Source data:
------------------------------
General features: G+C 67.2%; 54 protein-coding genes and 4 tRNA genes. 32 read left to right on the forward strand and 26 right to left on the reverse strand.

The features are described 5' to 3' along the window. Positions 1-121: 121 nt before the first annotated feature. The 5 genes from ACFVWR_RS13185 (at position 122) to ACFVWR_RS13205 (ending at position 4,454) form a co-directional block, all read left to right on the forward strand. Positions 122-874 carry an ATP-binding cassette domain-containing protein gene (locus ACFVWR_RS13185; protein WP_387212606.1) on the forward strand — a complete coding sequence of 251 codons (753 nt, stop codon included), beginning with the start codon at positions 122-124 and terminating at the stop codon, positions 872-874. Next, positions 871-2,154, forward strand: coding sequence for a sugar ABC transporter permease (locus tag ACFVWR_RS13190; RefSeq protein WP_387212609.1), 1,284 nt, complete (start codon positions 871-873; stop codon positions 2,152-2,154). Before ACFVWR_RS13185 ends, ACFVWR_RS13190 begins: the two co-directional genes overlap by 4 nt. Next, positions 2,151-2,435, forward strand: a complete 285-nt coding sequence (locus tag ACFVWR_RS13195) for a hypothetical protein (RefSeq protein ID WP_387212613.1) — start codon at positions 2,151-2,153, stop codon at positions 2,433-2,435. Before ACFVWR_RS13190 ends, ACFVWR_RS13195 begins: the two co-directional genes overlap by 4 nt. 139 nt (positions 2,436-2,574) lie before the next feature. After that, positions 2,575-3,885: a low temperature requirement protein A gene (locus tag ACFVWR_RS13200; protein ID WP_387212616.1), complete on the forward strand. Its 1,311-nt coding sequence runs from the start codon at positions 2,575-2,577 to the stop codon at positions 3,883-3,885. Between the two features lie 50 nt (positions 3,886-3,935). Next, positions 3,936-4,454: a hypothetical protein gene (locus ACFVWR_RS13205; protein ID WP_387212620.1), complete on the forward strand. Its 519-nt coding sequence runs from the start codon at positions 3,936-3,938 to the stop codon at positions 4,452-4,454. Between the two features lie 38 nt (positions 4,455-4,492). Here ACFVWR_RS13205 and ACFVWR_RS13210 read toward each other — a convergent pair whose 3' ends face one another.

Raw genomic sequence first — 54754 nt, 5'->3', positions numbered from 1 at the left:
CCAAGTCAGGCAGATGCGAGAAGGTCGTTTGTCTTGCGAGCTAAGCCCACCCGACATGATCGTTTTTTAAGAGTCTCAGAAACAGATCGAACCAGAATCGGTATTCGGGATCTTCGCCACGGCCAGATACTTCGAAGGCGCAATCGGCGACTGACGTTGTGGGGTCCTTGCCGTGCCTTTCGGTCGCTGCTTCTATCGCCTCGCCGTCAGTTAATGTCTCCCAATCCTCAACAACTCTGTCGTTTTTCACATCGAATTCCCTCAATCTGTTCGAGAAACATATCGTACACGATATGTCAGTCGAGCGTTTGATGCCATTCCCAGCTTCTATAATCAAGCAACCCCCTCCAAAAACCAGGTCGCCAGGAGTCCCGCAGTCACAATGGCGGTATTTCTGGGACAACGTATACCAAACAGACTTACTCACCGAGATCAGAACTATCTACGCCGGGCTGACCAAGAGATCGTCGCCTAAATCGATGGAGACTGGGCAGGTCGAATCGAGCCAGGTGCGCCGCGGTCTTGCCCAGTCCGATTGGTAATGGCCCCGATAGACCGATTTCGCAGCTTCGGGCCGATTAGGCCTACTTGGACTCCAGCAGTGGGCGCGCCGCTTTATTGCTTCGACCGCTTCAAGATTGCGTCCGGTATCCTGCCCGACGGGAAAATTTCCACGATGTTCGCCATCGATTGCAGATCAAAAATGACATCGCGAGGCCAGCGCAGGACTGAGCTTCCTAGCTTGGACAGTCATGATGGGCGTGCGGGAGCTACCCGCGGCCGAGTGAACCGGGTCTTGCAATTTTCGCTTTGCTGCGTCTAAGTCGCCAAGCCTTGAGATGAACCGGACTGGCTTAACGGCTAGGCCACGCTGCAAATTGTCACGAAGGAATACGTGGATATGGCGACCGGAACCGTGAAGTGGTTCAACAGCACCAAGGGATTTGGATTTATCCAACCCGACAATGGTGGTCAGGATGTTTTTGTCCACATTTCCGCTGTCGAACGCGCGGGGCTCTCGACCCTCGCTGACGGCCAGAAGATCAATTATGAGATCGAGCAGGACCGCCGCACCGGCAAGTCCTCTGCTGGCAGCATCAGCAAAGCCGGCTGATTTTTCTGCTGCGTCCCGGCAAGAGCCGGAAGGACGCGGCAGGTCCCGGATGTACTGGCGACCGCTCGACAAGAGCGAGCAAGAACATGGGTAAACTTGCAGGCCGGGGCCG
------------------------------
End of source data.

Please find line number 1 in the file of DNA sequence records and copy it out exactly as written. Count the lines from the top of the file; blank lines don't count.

General features: G+C 67.2%; 54 protein-coding genes and 4 tRNA genes. 32 read left to right on the forward strand and 26 right to left on the reverse strand.